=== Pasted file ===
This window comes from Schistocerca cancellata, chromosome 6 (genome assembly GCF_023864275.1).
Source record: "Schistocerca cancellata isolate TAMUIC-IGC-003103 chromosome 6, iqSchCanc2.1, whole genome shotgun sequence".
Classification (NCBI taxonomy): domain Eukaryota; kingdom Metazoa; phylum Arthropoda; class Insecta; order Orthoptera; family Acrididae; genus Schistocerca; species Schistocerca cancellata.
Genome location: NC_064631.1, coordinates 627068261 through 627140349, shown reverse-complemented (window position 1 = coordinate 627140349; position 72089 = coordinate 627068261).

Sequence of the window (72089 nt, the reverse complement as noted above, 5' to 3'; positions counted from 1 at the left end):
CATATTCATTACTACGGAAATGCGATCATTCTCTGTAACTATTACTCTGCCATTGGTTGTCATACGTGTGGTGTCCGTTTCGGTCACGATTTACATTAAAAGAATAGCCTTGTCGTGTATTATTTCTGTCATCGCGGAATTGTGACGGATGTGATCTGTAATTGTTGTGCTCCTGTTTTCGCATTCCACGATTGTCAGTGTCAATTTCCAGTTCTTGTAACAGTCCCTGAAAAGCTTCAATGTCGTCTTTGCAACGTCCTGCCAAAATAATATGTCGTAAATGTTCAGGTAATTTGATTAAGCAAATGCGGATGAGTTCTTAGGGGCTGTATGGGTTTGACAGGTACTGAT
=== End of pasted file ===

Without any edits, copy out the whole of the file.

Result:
This window comes from Schistocerca cancellata, chromosome 6 (genome assembly GCF_023864275.1).
Source record: "Schistocerca cancellata isolate TAMUIC-IGC-003103 chromosome 6, iqSchCanc2.1, whole genome shotgun sequence".
Classification (NCBI taxonomy): domain Eukaryota; kingdom Metazoa; phylum Arthropoda; class Insecta; order Orthoptera; family Acrididae; genus Schistocerca; species Schistocerca cancellata.
Genome location: NC_064631.1, coordinates 627068261 through 627140349, shown reverse-complemented (window position 1 = coordinate 627140349; position 72089 = coordinate 627068261).

Sequence of the window (72089 nt, the reverse complement as noted above, 5' to 3'; positions counted from 1 at the left end):
CATATTCATTACTACGGAAATGCGATCATTCTCTGTAACTATTACTCTGCCATTGGTTGTCATACGTGTGGTGTCCGTTTCGGTCACGATTTACATTAAAAGAATAGCCTTGTCGTGTATTATTTCTGTCATCGCGGAATTGTGACGGATGTGATCTGTAATTGTTGTGCTCCTGTTTTCGCATTCCACGATTGTCAGTGTCAATTTCCAGTTCTTGTAACAGTCCCTGAAAAGCTTCAATGTCGTCTTTGCAACGTCCTGCCAAAATAATATGTCGTAAATGTTCAGGTAATTTGATTAAGCAAATGCGGATGAGTTCTTAGGGGCTGTATGGGTTTGACAGGTACTGAT